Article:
Trump’s Four New Appellate Nominees Could Show Course Change

President Donald Trump’s latest list of nominees to the federal bench could indicate a greater emphasis on qualifications and filling vacancies in blue states, scholars told Bloomberg Law.

The nominees, especially at the appellate level, “look well qualified” and seem “fairly traditional,” Carl W. Tobias, a professor at the University of Richmond School of Law, Va., who focuses on judicial nominations, told Bloomberg Law by telephone Feb. 12.

“I would say this is a solid group of nominees” who “have, for the most part, significant experience with the law and are especially distinguished by their clerkships and other activities demonstrating the hard-core conservative views that are also important to the administration,” Michael J. Gerhardt, a professor at the University of North Carolina School of Law, Chapel Hill, N.C., who has written about judicial nominations, told Bloomberg Law by email.

Trump announced four federal appellate court nominations and five at the district court level in a press release Feb. 12.

Two of the nominees are women.

The appellate nominees are:

• Mark J. Bennett, who was nominated to the U.S. Court of Appeals for the Ninth Circuit, is a director at the law firm of Starn O’Toole Marcus & Fisher, Honolulu, and was Hawai’i’s attorney general for almost eight years;

• Andrew S. Oldham, who was nominated to the Fifth Circuit, is currently the general counsel to Texas Gov. Greg Abbott (R) and clerked for U.S. Supreme Court Justice Samuel A. Alito Jr. and District of Columbia Circuit Judge David B. Sentelle; • Michael Y. Scudder Jr., who was nominated to the Seventh Circuit, is a partner at Skadden, Arps, Slate, Meagher & Flom LLP, Chicago; and

• District Judge Amy J. St. Eve, who was nominated to the Seventh Circuit, has been a judge for the U.S. District Court for the Northern District of Illinois since 2002.

They seem to “survive the red face test” based on a simple look at their resumes, but it’s possible that there are red flags that haven’t yet appeared, Charles Gardner Geyh, a professor at Indiana University law school, Bloomington, Ind., who writes about the judiciary, told Bloomberg Law by telephone.

We may not find out whether they are “ideological zealots” or have experienced disciplinary actions against them until the American Bar Association conducts its ratings process, Geyh said.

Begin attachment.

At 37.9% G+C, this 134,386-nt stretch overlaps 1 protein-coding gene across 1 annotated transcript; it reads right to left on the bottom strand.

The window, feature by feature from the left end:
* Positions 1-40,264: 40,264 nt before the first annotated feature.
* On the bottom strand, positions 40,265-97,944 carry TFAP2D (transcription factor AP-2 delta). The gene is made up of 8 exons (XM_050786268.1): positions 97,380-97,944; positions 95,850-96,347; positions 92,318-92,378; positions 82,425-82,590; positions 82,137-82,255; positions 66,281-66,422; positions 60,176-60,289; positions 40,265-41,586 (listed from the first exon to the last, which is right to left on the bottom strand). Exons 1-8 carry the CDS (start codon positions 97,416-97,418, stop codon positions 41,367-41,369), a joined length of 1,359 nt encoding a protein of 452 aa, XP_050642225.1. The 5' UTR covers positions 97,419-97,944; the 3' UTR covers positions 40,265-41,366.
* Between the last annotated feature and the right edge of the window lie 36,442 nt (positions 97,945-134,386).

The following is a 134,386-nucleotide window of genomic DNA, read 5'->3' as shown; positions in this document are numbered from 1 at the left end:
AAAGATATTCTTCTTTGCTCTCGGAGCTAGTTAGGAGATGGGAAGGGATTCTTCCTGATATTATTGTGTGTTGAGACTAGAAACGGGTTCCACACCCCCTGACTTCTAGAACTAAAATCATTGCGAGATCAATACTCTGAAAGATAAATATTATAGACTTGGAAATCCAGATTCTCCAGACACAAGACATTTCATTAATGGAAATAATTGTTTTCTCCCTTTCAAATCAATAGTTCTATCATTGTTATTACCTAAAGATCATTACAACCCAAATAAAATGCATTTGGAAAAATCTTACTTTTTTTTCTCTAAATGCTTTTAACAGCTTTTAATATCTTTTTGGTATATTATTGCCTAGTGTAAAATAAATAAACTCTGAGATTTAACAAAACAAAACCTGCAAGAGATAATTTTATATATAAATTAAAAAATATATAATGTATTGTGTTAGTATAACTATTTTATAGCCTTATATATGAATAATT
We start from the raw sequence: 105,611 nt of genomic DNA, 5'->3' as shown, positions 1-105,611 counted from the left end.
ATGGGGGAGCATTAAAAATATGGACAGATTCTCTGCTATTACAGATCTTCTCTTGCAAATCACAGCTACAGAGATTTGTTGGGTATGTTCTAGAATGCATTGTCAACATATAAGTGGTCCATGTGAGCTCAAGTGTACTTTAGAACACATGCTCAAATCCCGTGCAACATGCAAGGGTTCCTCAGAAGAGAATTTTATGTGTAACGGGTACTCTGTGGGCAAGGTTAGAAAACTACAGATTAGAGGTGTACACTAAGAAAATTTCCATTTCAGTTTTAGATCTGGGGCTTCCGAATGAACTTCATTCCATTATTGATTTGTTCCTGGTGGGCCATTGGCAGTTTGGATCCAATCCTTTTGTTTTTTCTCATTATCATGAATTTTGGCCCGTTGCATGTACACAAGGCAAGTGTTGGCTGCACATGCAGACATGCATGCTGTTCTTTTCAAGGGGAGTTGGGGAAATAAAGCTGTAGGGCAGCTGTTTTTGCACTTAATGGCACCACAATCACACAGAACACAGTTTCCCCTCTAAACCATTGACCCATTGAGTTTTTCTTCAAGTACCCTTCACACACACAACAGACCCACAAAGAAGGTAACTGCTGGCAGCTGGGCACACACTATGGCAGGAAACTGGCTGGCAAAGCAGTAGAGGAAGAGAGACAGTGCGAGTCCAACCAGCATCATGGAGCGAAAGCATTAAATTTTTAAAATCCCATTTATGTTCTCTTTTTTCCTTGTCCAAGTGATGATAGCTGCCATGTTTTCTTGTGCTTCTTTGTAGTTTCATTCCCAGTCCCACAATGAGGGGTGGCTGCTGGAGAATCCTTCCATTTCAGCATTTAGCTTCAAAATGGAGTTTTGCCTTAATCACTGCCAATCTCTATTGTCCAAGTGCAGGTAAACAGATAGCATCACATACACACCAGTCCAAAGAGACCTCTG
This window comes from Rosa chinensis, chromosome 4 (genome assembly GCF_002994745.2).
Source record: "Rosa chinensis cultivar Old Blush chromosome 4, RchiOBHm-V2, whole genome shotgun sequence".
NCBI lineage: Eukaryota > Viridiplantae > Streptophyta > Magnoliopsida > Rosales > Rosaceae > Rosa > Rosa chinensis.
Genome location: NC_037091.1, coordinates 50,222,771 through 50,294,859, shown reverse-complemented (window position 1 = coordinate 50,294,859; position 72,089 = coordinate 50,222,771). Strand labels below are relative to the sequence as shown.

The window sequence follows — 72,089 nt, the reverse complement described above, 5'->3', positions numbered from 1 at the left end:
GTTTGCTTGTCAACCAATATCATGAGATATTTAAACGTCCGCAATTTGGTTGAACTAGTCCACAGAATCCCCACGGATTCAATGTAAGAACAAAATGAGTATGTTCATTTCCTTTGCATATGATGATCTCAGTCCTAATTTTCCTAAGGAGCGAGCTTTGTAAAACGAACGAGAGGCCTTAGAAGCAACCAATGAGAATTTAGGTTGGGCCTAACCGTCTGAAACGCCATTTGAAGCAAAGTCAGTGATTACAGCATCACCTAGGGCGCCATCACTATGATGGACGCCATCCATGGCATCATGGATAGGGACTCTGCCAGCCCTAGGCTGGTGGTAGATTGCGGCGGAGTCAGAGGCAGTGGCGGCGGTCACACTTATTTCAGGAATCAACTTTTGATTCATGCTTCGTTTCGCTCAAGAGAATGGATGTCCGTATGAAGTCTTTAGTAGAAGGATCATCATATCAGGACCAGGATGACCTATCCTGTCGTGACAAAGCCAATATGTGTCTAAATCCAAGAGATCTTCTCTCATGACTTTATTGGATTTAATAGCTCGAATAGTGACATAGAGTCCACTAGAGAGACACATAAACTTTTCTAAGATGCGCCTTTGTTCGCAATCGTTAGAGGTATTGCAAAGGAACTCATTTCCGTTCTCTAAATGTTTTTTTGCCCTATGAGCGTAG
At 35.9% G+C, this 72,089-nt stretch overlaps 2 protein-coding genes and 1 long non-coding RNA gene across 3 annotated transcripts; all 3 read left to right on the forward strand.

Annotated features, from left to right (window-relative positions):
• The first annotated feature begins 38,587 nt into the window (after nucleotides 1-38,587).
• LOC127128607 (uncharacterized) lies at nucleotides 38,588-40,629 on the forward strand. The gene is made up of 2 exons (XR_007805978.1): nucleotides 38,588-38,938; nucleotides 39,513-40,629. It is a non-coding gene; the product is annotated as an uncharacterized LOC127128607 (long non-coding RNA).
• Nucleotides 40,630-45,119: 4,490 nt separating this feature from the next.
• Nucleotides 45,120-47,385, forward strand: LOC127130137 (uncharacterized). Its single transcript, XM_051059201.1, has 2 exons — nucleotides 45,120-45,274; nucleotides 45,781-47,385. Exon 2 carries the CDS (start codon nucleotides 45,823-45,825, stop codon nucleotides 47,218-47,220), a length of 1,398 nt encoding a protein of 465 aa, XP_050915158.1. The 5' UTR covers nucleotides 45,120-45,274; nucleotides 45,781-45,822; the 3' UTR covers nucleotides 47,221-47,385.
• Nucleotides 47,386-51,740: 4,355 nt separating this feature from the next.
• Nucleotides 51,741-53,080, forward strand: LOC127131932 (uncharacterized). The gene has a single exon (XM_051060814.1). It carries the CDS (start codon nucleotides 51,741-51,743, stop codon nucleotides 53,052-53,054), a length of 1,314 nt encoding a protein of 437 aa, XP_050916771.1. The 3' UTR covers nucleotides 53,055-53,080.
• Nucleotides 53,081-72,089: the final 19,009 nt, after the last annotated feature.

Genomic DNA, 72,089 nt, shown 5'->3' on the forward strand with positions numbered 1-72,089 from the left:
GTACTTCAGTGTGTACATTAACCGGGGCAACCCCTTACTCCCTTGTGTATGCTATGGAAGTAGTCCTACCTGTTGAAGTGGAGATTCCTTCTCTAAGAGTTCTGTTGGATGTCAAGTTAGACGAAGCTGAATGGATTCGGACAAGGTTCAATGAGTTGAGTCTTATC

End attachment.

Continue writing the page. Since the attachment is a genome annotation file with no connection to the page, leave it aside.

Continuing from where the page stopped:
Change of Course?

The nominations could show that the Trump administration is placing a greater emphasis on qualifications than it did with previous nominees who failed due to a lack of experience, Geyh said.

Trump has an “anti-elitist” philosophy that can lead to nominees who lack traditional qualifications, Geyh said.
“Maybe this is what we will see in the future—more mainstream candidates,” he said.

Tobias said the new list of nominees could indicate another change: a greater focus on filling vacancies in blue states with Democratic senators.

The list includes nominees from three blue states that each have two democratic senators: Illinois, Minnesota, and Hawai’i.

“That’s some progress,” Tobias, who has criticized the administration for not focusing more on filling blue state vacancies, said.

Timing Questions

The nominations show that the “Trump train, if you will, is chugging along” despite controversies like the ongoing investigation into potential ties between Trump’s presidential campaign and Russia, Tobias said.

But the candidates could face a long trip to getting confirmed given the current backlog of nominees and the amount of time required by Senate rules, Tobias said.

There are currently 50 nominations pending for 146 federal judicial vacancies.

Nominations must get through “30 hours of post-debate time” after cloture is invoked, Tobias said.

Senate Majority Leader Mitch McConnell (R-Ky.) isn’t “willing to give up” that much floor time for each nominee right now, and “I don’t think that’s going to change,” Tobias said.

The amount of time it takes to get a nominee confirmed has gone into “hyperdrive” in the last few administrations “on both sides” of the political aisle, Geyh said.

But until it’s clear to Republicans that the Senate will stay in their hands, they have a “real incentive” to push through as many nominees as possible in advance of the 2018 midterm elections, he said.